By the end of the topic, the learner should be able to:
Public finance refers to the activities carried out by the government associated with raising of finances and the spending of the finances raised (it is the study of how government collects revenue and how it spends it)
The components of public finance are;
Purpose of public finance
Sources of public finance
There are two major sources of public finance i.e.
This is the income that the government gets from its citizens. The main sources of public revenue are:
This refers to borrowing by government from firms and individuals within the country. This may be done through:
Open market operation; the government sells its securities such as treasury bonds and treasury bills. This however has a disadvantage of causing ‘crowding out effect’ where the government leaves the private investors with little to borrow from.
Classes of public (National debt)
These are two classes of national debt:
This is borrowed money used to finance project(s) that can generate revenue. Such projects, once started may become self-sustaining and may contribute towards servicing/repaying the debt. E.g. money used to finance irrigation schemes, electricity production etc.
This is borrowed money that is used to finance activities that do not generate any revenue. Examples are money used to finance recurrent expenditure e.g. payment of salaries or for famine relief etc.
Dead-weight debt is a burden to members of the public since they are the ones who are expected to contribute towards its repayment.
Factors to consider before the government decides whether to borrow internally or externally
This refers to how the government spends the finances it has raised on behalf of its citizens.
Categories of government expenditure
This refers to government spending that takes place regularly e.g. payments of salaries to civil servants, fuelling of government vehicles e.g.
Every financial year, the government must allocate funds to meet such expenditure.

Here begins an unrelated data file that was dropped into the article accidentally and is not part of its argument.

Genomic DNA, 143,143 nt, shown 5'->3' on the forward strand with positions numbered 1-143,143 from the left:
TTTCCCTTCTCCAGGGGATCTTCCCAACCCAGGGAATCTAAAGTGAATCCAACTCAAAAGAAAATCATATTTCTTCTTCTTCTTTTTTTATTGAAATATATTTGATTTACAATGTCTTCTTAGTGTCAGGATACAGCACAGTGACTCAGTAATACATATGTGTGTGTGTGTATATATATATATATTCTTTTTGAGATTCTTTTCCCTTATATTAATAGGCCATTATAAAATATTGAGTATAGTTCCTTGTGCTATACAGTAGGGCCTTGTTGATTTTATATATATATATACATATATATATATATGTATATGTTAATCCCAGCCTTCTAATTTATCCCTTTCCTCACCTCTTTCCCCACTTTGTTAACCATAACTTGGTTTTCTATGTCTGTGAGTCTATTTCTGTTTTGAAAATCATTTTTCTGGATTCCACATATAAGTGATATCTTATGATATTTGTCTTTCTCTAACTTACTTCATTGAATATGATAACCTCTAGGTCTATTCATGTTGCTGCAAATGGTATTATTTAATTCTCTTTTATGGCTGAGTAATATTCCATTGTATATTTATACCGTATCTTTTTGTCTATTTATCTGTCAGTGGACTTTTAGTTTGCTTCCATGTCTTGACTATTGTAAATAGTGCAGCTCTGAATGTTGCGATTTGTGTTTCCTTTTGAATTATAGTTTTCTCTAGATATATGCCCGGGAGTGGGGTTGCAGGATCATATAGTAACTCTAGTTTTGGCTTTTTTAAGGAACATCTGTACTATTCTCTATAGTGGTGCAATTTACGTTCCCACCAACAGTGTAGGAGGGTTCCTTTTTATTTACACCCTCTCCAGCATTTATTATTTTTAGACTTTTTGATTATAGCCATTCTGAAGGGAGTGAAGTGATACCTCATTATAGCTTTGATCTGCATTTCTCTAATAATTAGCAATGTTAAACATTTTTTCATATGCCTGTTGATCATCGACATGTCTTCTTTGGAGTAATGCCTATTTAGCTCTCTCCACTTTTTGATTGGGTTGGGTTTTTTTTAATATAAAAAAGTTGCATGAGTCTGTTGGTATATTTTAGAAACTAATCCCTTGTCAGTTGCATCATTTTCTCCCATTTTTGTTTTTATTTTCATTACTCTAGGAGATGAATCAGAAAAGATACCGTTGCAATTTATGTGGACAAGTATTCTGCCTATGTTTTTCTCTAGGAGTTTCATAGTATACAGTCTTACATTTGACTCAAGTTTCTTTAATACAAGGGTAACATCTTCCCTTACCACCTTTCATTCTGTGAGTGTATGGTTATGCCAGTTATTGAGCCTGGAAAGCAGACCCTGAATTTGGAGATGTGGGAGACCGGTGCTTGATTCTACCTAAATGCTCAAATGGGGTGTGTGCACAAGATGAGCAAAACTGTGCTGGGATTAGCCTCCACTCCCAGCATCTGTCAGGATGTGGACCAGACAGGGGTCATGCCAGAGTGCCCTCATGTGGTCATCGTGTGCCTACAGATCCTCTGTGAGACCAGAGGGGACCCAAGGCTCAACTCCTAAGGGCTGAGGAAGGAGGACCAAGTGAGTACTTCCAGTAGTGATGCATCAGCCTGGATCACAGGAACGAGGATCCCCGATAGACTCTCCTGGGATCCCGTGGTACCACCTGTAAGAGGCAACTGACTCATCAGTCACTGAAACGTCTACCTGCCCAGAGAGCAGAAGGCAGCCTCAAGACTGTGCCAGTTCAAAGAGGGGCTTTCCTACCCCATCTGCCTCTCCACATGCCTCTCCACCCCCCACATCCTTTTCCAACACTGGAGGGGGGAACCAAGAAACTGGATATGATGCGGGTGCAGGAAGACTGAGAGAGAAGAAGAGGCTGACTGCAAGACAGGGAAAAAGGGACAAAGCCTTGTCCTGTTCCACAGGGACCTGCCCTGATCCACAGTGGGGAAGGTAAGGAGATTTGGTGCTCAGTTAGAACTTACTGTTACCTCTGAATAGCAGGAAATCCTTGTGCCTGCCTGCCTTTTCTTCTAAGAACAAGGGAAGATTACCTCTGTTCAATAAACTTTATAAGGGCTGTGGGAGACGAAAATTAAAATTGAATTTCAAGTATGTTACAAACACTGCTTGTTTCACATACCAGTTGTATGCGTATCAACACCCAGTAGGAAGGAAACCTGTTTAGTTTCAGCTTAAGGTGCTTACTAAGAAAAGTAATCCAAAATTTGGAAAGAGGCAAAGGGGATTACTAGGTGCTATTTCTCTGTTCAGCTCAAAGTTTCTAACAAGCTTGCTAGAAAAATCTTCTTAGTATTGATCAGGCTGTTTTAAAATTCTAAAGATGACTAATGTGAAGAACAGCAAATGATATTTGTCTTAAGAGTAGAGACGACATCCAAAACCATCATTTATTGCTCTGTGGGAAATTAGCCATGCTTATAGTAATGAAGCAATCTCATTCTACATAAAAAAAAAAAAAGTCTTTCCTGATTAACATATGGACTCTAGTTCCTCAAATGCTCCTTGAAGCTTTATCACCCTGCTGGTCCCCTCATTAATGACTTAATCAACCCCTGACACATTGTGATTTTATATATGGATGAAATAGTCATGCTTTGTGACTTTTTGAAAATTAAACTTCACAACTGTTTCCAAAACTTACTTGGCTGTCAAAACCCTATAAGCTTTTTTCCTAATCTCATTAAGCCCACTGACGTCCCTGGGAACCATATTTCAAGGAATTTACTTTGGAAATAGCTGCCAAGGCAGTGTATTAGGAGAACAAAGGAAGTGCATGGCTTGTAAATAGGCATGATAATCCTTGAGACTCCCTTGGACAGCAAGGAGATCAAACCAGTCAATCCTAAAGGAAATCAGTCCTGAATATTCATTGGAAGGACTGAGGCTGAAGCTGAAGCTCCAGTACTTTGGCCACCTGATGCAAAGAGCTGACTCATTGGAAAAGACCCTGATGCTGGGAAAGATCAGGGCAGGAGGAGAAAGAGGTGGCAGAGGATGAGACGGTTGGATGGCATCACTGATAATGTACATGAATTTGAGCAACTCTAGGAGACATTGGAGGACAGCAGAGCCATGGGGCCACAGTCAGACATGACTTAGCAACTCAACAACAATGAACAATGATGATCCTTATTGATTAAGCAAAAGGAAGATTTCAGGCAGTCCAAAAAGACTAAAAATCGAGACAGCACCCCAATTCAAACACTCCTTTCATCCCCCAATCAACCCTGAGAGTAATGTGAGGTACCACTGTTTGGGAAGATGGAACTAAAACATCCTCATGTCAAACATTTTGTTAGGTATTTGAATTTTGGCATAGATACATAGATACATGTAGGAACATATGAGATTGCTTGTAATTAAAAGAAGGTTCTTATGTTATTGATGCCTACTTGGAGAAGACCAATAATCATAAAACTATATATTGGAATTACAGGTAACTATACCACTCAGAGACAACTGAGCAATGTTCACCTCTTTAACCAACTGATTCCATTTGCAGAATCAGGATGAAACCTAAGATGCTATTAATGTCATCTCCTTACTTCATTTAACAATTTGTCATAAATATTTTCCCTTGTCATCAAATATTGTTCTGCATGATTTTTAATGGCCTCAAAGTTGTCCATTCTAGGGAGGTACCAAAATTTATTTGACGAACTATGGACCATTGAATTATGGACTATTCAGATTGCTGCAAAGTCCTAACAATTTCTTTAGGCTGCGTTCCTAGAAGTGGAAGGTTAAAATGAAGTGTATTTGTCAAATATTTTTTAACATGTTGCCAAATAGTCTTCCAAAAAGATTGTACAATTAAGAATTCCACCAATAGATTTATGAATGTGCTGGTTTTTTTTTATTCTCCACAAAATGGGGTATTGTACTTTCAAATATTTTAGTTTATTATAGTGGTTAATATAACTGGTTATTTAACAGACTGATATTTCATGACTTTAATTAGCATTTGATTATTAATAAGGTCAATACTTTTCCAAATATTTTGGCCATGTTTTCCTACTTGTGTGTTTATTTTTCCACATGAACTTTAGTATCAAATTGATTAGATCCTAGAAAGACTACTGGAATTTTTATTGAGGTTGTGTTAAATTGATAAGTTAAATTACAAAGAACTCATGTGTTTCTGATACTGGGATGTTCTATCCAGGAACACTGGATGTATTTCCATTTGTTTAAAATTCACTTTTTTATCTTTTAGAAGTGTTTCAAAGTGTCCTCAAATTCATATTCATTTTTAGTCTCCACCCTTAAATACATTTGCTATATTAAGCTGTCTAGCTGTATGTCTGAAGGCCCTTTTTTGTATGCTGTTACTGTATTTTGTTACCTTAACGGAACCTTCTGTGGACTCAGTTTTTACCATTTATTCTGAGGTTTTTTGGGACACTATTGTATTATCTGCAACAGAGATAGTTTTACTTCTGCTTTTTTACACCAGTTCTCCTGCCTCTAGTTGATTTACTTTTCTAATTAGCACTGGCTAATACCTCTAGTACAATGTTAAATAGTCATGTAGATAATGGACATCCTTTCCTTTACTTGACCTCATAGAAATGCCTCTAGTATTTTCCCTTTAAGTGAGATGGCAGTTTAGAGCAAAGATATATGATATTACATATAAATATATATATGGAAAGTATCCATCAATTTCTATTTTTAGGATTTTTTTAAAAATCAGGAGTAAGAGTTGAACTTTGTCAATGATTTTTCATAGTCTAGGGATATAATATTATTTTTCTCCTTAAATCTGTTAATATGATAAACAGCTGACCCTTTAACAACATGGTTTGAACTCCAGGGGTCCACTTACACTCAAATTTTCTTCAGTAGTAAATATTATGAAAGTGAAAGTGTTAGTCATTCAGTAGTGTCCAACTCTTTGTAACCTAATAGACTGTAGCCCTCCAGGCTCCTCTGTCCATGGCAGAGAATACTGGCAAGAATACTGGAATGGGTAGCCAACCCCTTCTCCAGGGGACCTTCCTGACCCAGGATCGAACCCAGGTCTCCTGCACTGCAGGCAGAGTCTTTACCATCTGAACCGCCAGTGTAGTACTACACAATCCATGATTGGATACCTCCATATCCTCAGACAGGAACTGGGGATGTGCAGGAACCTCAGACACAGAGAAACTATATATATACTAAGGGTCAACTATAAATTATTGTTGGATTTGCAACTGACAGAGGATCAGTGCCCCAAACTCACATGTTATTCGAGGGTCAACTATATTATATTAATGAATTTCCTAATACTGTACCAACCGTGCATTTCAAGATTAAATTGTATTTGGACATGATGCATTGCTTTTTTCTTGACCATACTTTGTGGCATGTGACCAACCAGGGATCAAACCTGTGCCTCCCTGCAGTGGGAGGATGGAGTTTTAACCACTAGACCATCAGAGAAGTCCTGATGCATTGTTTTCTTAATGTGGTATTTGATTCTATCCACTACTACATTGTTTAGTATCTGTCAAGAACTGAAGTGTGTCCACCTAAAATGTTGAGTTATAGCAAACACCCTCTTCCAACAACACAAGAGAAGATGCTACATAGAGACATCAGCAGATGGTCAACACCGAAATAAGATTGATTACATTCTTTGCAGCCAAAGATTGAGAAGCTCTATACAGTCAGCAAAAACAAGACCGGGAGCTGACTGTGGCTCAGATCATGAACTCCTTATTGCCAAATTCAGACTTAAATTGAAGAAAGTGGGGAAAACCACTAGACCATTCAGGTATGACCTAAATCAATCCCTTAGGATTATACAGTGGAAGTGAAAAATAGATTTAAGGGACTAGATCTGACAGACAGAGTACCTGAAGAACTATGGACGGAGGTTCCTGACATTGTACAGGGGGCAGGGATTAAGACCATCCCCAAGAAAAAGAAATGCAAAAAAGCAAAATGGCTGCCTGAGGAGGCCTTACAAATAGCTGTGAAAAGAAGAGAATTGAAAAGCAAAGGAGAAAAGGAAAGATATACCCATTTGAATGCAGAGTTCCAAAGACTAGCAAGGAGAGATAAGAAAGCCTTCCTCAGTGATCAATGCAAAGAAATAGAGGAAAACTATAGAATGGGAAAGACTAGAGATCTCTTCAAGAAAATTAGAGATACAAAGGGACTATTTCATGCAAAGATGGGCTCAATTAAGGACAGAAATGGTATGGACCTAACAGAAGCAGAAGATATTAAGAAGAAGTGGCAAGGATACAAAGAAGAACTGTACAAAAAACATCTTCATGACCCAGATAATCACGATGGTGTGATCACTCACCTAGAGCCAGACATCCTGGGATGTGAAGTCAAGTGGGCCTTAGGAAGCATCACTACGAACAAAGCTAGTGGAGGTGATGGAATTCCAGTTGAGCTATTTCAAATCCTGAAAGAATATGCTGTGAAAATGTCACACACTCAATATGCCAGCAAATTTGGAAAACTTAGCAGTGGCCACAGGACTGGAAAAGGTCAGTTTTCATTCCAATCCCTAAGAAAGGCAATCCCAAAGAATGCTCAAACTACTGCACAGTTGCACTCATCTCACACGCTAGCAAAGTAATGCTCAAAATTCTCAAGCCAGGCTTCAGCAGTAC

Recurrent expenditure is also known as consumption expenditure.
This is also referred to as capital expenditure .It is government spending on projects that facilitate economic development. Such projects includes construction of railway lines, roads, airports, rural electrification etc.
Once completed expenditure on such projects ceases and may only require maintenance.
This is expenditure on things/people who do not directly contribute to a country’s national income. Such expenditure include money spent on famine relief, pension, bursaries etc.
Principles of Public/Government Expenditure
These are the considerations that are necessary before any expenditure can be incurred by the government.
Tax: is a compulsory payment by either individuals or organizations to the government without any direct benefit to the payer.
Taxation-refers to the process through which the government raises revenue by collecting taxes.
Purposes/reasons for taxation
Principles of taxation
Download full PDF copy to continue reading ... learn about membership plans
question & answer session
Discuss five principles of taxation
Outline five sources of non-tax public revenue
Explain five principles of public expenditure
Highlight five reasons for imposition of tax by the government
Discuss five characteristics of a good tax system
Outline five reasons why the Kenya government must impose tax
KCSE PAST PAPERS
KCPE PAST PAPERS
P.O Box 1189 - 40200 Kisii
Tel: 0728 450 424
Tel: 0738 619 279
Tel: 0763 450 425
E-mail - firstname.lastname@example.org